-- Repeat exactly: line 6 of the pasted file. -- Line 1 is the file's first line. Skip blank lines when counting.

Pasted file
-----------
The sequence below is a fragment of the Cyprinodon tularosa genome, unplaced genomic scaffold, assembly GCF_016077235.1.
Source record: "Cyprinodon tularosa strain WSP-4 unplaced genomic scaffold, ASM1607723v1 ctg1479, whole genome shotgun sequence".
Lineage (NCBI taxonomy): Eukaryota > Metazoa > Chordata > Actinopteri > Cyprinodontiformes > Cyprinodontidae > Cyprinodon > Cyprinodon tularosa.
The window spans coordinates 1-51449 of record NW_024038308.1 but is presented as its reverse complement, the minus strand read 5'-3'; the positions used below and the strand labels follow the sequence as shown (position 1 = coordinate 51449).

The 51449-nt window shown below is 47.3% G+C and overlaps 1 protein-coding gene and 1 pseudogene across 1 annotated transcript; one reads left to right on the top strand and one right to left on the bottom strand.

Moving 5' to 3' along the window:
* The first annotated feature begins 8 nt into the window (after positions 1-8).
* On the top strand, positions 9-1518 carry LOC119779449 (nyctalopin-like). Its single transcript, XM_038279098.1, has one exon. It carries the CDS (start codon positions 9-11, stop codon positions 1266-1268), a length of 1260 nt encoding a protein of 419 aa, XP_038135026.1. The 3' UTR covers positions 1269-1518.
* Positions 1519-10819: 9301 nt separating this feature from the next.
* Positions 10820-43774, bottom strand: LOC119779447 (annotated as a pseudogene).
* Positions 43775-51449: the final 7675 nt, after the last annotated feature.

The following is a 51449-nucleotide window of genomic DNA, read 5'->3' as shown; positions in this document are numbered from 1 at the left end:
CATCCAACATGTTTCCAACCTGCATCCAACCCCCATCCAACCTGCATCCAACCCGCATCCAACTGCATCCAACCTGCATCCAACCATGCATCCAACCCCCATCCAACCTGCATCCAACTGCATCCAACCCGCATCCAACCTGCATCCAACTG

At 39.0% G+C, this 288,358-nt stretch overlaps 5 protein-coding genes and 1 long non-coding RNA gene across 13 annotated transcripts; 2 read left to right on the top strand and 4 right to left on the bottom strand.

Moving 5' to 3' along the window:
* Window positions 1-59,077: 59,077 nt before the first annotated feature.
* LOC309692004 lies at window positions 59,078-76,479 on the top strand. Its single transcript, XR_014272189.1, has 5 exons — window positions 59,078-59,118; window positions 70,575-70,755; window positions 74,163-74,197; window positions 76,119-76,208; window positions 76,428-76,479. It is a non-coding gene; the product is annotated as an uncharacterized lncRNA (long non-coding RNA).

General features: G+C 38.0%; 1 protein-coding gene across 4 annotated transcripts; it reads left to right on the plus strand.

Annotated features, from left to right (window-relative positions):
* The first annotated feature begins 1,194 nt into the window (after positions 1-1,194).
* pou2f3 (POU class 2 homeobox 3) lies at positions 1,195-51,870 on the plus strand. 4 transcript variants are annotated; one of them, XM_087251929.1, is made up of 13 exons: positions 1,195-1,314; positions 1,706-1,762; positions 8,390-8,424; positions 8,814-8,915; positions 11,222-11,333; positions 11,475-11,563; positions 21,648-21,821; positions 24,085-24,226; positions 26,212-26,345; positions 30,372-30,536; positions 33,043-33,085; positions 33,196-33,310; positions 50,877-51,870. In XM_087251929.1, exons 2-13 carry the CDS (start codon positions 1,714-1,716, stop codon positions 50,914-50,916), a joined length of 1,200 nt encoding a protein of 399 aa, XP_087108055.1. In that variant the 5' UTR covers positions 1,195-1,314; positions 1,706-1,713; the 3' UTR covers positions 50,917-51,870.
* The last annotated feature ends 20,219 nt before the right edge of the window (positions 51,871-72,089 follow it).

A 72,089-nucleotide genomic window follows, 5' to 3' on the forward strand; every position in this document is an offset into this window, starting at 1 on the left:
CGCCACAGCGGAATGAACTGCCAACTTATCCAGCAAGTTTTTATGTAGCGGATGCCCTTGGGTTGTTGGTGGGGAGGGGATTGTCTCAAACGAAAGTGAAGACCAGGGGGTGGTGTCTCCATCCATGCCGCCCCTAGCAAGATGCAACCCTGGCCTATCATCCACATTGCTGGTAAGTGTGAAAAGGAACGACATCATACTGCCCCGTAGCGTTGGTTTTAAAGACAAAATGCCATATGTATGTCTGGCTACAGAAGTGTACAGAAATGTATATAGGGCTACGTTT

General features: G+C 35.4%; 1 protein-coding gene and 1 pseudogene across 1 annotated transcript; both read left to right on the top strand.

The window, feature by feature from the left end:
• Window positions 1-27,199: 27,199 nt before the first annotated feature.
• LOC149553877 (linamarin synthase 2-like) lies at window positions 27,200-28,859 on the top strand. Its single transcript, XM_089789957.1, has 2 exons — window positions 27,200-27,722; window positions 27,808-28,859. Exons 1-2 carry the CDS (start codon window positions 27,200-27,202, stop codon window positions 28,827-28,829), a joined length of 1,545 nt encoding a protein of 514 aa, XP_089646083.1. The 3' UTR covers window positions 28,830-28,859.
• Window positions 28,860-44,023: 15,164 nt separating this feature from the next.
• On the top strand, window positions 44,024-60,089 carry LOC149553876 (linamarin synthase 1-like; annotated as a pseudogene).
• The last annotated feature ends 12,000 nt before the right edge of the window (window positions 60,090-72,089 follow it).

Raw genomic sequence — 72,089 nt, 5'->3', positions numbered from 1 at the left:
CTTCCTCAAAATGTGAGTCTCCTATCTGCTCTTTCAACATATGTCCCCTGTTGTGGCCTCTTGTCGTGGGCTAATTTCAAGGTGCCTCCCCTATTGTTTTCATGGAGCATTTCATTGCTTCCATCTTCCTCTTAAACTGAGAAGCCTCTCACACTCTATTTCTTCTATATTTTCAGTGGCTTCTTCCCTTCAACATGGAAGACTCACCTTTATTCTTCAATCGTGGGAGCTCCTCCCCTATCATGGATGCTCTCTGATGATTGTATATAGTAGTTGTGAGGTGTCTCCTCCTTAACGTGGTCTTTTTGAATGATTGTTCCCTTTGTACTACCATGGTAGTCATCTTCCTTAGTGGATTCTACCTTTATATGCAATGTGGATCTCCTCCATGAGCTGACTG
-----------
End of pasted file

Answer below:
Moving 5' to 3' along the window: